Weir Not Gonna Take It

It's time for the third event of golf's "Triple Crown" – the RBC Canadian Open. This year, Canada's major is being held at Glen Abbey Golf Club. Headlining the field is World No. 1 Dustin Johnson, who will look to get back in the winner’s circle.

Vegas cashes in

Last year, Jhonattan Vegas birdied the final three holes to shoot a final-round 64 and win.  Vegas' triumph came at the hands of heartbreak for Steve Wheatcroft. Wheatie found himself in the par-5 18th greenside bunker needing an up-and-down to force a playoff. Disaster struck for the journeyman, who bladed the routine bunker shot into the water. Wheatcroft ended up making a bogey and falling into a tie for fifth. He ended the season 126th in the FedExCup, losing his card. Had he made a birdie or par, he would have retained his card.

The course

Glen Abbey serves as the home of Golf Canada and was Jack Nicklaus' first solo design. Opened in 1977, it will host its 29th Canadian Open this year – the fourth time in the last five. The par 72 stretches to over 7,200 yards and has two distinct nines. The front nine is situated on the flat part of the property and is a traditional parkland design. The back nine weaves through a river valley and offers dramatic elevation changes. Over the years the 18th hole has provided drama. The hole and course is best remembered for Tiger's heroic fairway bunker shot to win the 2000 edition.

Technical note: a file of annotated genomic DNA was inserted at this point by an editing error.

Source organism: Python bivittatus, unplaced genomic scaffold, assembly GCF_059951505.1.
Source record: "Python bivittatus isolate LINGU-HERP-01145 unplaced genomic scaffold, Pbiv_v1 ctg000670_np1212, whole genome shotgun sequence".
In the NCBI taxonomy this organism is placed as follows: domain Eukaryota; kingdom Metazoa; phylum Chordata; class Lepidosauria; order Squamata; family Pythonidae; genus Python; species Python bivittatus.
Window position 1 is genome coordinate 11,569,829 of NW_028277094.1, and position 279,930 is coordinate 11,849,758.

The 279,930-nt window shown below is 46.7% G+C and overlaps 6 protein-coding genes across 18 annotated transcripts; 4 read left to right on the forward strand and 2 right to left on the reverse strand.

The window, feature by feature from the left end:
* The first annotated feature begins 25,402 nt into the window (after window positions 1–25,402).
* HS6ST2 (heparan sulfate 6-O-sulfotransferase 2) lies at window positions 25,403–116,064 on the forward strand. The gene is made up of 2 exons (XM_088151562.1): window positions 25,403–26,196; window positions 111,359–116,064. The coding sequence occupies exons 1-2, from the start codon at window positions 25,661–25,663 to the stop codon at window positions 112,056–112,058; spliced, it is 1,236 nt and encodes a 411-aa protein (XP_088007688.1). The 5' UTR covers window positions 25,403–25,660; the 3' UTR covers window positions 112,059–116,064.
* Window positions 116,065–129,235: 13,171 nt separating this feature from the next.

Over the years, the Canadian Open has lost some of its luster. It used to be referred to as the fifth major and a must-stop for the Tour's high-profile players. It’s the event that Jack Nicklaus most regrets not winning.

Today it’s just another stop on the schedule. Following The Open does it no favo(u)rs but the real culprit is Glen Abbey. Canada is filled with great championship golf courses and Glen Abbey just isn't one of them. Great courses garner great fields and Glen Abbey hosting 29 of the last 40 editions of Canada's national championship has played a role in the event's demise. To put it in perspective, imagine if the U.S. Open was held at Valhalla 29 of the last 40 years.

Rumors are Jack Nicklaus and Golf Canada have spent the week exploring potential new sites for a course. Nicklaus has done a lot of great things for the game but his career as an architect has produced far more flops than hits.

In today's era of architects, there are plenty of capable and talented architects. As evidence, look at the unanimous praise that Gil Hanse's Olympic Course received.

Storylines to watch

The Canadians and the Mike Weir Effect
Coupled with Tiger Woods, Mike Weir's rise to World No. 3 has led to a surge of young Canadian talent. The 2003 Masters champion won 15 times and made the sport relevant in the great white north. 17 Canadians are in the field and looking to become the first Canadian champion since Pat Fletcher in 1954.

Jared Du Toit made headlines as an amateur at last year's event, playing in Sunday's final pairing.  Du Toit struggled on Sunday, settling for a T9 finish, but he’s back this year. Now a professional, the recent ASU grad plays full time on the Canadian Tour and is 22nd on the Order of Merit.